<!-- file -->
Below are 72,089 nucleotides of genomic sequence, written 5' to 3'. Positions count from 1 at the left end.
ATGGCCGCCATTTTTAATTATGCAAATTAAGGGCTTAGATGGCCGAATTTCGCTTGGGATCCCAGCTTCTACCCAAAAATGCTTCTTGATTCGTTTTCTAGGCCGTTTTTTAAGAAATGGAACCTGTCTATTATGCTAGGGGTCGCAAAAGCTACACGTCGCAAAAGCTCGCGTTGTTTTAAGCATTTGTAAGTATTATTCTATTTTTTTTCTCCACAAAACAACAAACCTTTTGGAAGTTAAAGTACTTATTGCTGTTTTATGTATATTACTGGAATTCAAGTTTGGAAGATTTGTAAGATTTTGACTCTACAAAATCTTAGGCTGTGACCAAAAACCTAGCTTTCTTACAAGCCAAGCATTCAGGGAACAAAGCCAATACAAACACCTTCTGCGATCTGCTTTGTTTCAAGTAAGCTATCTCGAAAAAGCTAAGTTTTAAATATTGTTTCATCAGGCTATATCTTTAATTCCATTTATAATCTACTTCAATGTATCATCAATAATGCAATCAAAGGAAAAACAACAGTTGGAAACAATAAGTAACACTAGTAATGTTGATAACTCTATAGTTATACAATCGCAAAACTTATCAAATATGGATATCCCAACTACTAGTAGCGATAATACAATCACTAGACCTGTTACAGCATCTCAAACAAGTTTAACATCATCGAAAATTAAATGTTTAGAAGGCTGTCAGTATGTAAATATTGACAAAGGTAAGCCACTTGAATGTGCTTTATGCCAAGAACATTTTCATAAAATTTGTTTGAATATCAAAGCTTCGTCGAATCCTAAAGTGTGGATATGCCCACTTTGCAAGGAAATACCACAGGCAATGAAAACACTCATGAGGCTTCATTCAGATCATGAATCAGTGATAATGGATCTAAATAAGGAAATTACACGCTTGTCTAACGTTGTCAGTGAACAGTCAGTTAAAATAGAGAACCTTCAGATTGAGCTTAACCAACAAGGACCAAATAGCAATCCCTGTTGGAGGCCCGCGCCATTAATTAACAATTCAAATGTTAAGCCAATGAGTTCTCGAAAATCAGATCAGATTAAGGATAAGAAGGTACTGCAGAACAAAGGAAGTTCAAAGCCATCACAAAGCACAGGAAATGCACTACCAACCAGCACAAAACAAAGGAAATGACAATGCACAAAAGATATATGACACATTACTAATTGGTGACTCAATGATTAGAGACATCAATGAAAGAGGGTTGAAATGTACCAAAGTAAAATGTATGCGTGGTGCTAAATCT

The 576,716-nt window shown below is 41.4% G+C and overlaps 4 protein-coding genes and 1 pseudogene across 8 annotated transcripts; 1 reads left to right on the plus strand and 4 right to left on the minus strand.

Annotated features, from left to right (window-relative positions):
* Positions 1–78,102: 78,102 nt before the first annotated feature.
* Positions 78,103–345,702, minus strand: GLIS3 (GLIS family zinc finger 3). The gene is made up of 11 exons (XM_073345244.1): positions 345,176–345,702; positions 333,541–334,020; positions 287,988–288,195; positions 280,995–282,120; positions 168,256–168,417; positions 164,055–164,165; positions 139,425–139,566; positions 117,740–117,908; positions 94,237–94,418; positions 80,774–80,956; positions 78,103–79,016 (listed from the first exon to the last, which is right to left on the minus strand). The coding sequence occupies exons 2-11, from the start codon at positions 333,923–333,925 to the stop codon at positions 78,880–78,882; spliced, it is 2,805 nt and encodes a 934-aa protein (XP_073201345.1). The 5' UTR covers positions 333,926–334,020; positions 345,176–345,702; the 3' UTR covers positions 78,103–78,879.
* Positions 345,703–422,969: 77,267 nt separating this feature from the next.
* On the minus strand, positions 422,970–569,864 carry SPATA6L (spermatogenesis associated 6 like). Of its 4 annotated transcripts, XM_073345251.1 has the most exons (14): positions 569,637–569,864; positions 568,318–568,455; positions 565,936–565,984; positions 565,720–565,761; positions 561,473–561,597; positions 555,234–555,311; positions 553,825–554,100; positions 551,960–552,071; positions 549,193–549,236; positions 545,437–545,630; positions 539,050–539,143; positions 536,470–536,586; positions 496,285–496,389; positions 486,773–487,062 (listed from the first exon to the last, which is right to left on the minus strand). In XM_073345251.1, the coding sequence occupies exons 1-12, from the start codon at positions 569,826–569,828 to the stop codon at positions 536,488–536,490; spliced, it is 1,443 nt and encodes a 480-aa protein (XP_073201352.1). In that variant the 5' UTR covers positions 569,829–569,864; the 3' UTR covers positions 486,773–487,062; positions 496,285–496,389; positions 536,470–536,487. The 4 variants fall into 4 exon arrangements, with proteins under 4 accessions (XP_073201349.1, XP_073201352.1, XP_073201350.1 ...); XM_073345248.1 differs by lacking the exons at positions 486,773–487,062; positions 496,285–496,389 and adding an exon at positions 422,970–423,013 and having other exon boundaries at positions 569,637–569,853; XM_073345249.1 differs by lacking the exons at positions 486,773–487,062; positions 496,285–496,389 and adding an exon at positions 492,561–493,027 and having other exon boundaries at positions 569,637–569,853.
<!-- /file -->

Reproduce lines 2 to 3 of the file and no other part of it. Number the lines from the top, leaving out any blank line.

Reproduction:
ATGGCCGCCATTTTTAATTATGCAAATTAAGGGCTTAGATGGCCGAATTTCGCTTGGGATCCCAGCTTCTACCCAAAAATGCTTCTTGATTCGTTTTCTAGGCCGTTTTTTAAGAAATGGAACCTGTCTATTATGCTAGGGGTCGCAAAAGCTACACGTCGCAAAAGCTCGCGTTGTTTTAAGCATTTGTAAGTATTATTCTATTTTTTTTCTCCACAAAACAACAAACCTTTTGGAAGTTAAAGTACTTATTGCTGTTTTATGTATATTACTGGAATTCAAGTTTGGAAGATTTGTAAGATTTTGACTCTACAAAATCTTAGGCTGTGACCAAAAACCTAGCTTTCTTACAAGCCAAGCATTCAGGGAACAAAGCCAATACAAACACCTTCTGCGATCTGCTTTGTTTCAAGTAAGCTATCTCGAAAAAGCTAAGTTTTAAATATTGTTTCATCAGGCTATATCTTTAATTCCATTTATAATCTACTTCAATGTATCATCAATAATGCAATCAAAGGAAAAACAACAGTTGGAAACAATAAGTAACACTAGTAATGTTGATAACTCTATAGTTATACAATCGCAAAACTTATCAAATATGGATATCCCAACTACTAGTAGCGATAATACAATCACTAGACCTGTTACAGCATCTCAAACAAGTTTAACATCATCGAAAATTAAATGTTTAGAAGGCTGTCAGTATGTAAATATTGACAAAGGTAAGCCACTTGAATGTGCTTTATGCCAAGAACATTTTCATAAAATTTGTTTGAATATCAAAGCTTCGTCGAATCCTAAAGTGTGGATATGCCCACTTTGCAAGGAAATACCACAGGCAATGAAAACACTCATGAGGCTTCATTCAGATCATGAATCAGTGATAATGGATCTAAATAAGGAAATTACACGCTTGTCTAACGTTGTCAGTGAACAGTCAGTTAAAATAGAGAACCTTCAGATTGAGCTTAACCAACAAGGACCAAATAGCAATCCCTGTTGGAGGCCCGCGCCATTAATTAACAATTCAAATGTTAAGCCAATGAGTTCTCGAAAATCAGATCAGATTAAGGATAAGAAGGTACTGCAGAACAAAGGAAGTTCAAAGCCATCACAAAGCACAGGAAATGCACTACCAACCAGCACAAAACAAAGGAAATGACAATGCACAAAAGATATATGACACATTACTAATTGGTGACTCAATGATTAGAGACATCAATGAAAGAGGGTTGAAATGTACCAAAGTAAAATGTATGCGTGGTGCTAAATCT

The 576,716-nt window shown below is 41.4% G+C and overlaps 4 protein-coding genes and 1 pseudogene across 8 annotated transcripts; 1 reads left to right on the plus strand and 4 right to left on the minus strand.